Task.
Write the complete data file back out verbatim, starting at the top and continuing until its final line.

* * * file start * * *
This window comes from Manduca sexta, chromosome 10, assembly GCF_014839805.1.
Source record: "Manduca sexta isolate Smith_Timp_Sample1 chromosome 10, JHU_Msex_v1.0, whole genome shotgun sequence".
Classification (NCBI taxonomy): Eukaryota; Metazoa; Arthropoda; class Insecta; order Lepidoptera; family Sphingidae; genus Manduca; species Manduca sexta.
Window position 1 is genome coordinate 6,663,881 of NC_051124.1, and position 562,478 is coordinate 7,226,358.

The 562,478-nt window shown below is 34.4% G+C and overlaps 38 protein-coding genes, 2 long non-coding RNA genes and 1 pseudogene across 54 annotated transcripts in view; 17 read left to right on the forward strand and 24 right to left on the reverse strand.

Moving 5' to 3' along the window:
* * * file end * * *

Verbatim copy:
This window comes from Manduca sexta, chromosome 10, assembly GCF_014839805.1.
Source record: "Manduca sexta isolate Smith_Timp_Sample1 chromosome 10, JHU_Msex_v1.0, whole genome shotgun sequence".
Classification (NCBI taxonomy): Eukaryota; Metazoa; Arthropoda; class Insecta; order Lepidoptera; family Sphingidae; genus Manduca; species Manduca sexta.
Window position 1 is genome coordinate 6,663,881 of NC_051124.1, and position 562,478 is coordinate 7,226,358.

The 562,478-nt window shown below is 34.4% G+C and overlaps 38 protein-coding genes, 2 long non-coding RNA genes and 1 pseudogene across 54 annotated transcripts in view; 17 read left to right on the forward strand and 24 right to left on the reverse strand.

Moving 5' to 3' along the window: